(This article was originally published October 3rd, 2017 in TrenchlessTechnology.com)
Every job, big and small, usually presents one or two unexpected challenges to a contractor. This is normal. But then there are jobs that test the limits of current technology and require a contractor or manufacturer to improvise new techniques of application that have never been attempted or been needed before.
Precision Trenchless LLC of Schenectady, New York, completed such a job earlier this summer at a chemical plant in upstate New York. As part of a major renovation to its facilities, the client had contracted with Precision several years ago to rehabilitate its aging chemical wastewater pipes that had been originally installed with the plant back in the 1950s. The pipe to be lined varied from clay to PVC to iron. Precision had gotten the job because it could reline the pipes with a pulled-in place chemically-resistant, non-VOC liner that could also withstand high temperatures.
Precision is a licensee of Montreal-based Formadrain Inc., which had developed the special industrial resin to be used on the project. Its FORMAPOX 301 resin has demonstrated that it resists almost any acid and can be used in process pipes running basic liquids (e.g., caustic) at temperatures up to 212 F. The FORMAPOX 301 resin and lining system has been used successfully to rehabilitate process water pipes for companies such as MolsonCoors, Coca-Cola, PPG, Anheuser-Busch, Lassonde, among others.
“While the majority of pipes to be lined were 4 to 12 in., what made this job a test of current technology is that it included the lining of 131 ft of 36-in. pipe, plus another 18 ft of 24-in. pipe carrying the company’s chemical wastewater plus steam to its water treatment plant,” says Precision senior project manager Lynne Farrell. “I knew of no technology, including that of Formadrain, that had ever attempted lining such monsters that also carried such caustic and high-temperature contents.”
As a result, Farrell consulted Carl Marc-Aurele, Formadrain’s technical support engineer. “I am not sure but I think Carl thought I was a little crazy at first but said he’d work with me on it,” says Farrell.
None of Formadrain’s licensees had ever attempted to line such large industrial pipes carrying such contents. The Formadrain CIPP system is ideally suited to lining laterals and doing spot repairs on 4- to 12-in. pipes. It lines multi-diameter transitions, elbows, and bends without special handling and its FORMAPOX 301 resin had already demonstrated its ability to handle high temperature and caustic process water for numerous clients.
But Marc-Aurele knew that to attempt such a job, new techniques of application would be needed. This included the manufacture of monster mandrels about which the lining would be wrapped, then inflated with steam to cure the liners when moved into place.
After the smaller diameter pipes had been completed, the Formadrain engineer traveled to the plant in June to help Precision’s crew with the lining installation on the large clay pipes. The job, which was under a time constraint, took seven days.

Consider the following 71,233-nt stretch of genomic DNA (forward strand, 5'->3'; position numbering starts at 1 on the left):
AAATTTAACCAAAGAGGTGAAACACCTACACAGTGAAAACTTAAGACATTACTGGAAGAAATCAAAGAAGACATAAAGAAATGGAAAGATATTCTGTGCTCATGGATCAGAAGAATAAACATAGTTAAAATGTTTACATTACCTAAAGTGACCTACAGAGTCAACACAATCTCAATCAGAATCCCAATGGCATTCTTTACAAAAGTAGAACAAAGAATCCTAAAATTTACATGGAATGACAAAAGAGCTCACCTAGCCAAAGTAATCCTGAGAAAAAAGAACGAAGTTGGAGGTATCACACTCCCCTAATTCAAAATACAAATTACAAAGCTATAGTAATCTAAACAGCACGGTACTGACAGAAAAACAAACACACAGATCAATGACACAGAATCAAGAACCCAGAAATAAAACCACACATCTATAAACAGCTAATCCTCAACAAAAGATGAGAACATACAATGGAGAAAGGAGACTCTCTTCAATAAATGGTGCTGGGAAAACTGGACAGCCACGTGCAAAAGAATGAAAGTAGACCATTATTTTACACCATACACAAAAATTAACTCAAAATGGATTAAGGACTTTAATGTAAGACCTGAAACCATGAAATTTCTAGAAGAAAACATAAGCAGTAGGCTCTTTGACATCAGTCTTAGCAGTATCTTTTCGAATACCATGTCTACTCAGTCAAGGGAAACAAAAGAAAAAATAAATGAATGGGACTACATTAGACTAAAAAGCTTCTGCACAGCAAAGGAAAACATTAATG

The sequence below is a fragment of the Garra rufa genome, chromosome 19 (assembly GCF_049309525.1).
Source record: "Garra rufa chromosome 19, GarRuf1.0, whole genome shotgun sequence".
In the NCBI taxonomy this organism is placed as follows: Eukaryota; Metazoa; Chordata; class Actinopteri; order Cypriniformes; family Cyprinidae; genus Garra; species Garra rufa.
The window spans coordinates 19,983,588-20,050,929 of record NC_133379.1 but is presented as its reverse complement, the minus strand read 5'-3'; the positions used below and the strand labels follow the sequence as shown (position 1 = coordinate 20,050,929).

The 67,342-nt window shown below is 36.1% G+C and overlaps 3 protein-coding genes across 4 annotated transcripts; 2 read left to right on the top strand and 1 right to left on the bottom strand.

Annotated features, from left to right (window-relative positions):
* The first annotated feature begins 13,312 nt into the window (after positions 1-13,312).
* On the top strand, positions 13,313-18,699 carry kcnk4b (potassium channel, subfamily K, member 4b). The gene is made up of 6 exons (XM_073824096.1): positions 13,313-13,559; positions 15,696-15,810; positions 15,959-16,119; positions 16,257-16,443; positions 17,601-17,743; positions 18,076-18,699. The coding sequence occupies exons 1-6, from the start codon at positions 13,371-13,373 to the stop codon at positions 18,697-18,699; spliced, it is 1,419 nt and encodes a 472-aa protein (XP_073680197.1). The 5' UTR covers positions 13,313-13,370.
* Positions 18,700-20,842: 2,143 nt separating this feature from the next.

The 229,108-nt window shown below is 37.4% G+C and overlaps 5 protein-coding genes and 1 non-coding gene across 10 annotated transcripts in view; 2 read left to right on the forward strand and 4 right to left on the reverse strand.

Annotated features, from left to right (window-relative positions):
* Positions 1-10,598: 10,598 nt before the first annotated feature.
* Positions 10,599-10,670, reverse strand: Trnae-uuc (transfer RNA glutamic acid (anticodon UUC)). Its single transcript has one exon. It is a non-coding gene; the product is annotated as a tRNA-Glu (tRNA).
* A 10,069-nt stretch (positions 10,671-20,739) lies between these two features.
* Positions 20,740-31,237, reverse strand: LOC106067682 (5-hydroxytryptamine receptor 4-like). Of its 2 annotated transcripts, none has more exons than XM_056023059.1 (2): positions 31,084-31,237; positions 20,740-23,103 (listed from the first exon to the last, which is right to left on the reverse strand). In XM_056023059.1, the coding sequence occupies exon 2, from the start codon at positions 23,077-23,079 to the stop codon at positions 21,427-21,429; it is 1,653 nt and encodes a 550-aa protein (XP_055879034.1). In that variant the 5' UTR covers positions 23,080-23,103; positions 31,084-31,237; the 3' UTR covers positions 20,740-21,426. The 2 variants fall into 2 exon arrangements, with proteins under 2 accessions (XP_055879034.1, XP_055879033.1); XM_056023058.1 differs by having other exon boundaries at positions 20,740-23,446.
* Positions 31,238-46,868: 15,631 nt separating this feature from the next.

The scale and difficulty of the job required six to seven crew members outfitted in full personal protection equipment to do the wetout with a full crew of up to 15 to move the liners in place.
The maximum length of liner to be done at any one time was determined to be 14 ft due to resin weight restraints. But even with this short length, a fully wetted-out liner weighed 450 lbs and required a pallet jack and large forklift to move it to the insertion point.
Marc-Aurele says, “A lot of preparation was also done prior to the project (measurements, cleaning, camera, cutting fiberglass and resin schematics, etc.) for it to go as smoothly as it did. But it did not go 100 percent right as we had to scrap the first insertion because it bunched up in several places and could not be righted. We also had some scale up problems with quantities.”
So besides keeping the liner short, another fix had to be found and implemented to stabilize the liner to keep it from slipping and bunching as it had done on that first install. The weight plus the length of the liner made this critical because even though the liner required steam pressure to cure, the resin started to go off on that first install due to the extraordinary length of time that was being taken to try to unbunch it.
Even with these precautions and techniques, heavy rains caused a flow that pushed the mandrel on one lining insertion so that the liner missed overlapping the one previously installed. There was supposed to be a one-foot overlap on liner sections. Because of the miss, a point repair had to be done.
One saving grace of lining these monster pipes is that they were, for the most part, a straight horizontal run with only one section having a curve. But there were other challenges thrown in. There was a day on the site when there was no electricity because the plant was shut down. There was another day when there was no water.
However, it got done and on schedule, despite the initial misgivings it could be done at all.
“As much as we planned it out ahead of time and on paper for weeks and months, thinking through every possibility; with the time constraints involved and the fact that something of this magnitude had never been done before, I still ended up crossing my fingers a lot on this one,” says Farrell.
Marc-Aurele praised Precision’s crew. “All parties involved reacted quickly which ensured the success of the project. It was an unprecedented project (in size) and unprecedented diameter in such long lengths (and therefore weights, friction, workforce etc.) in such sizes for Formadrain.”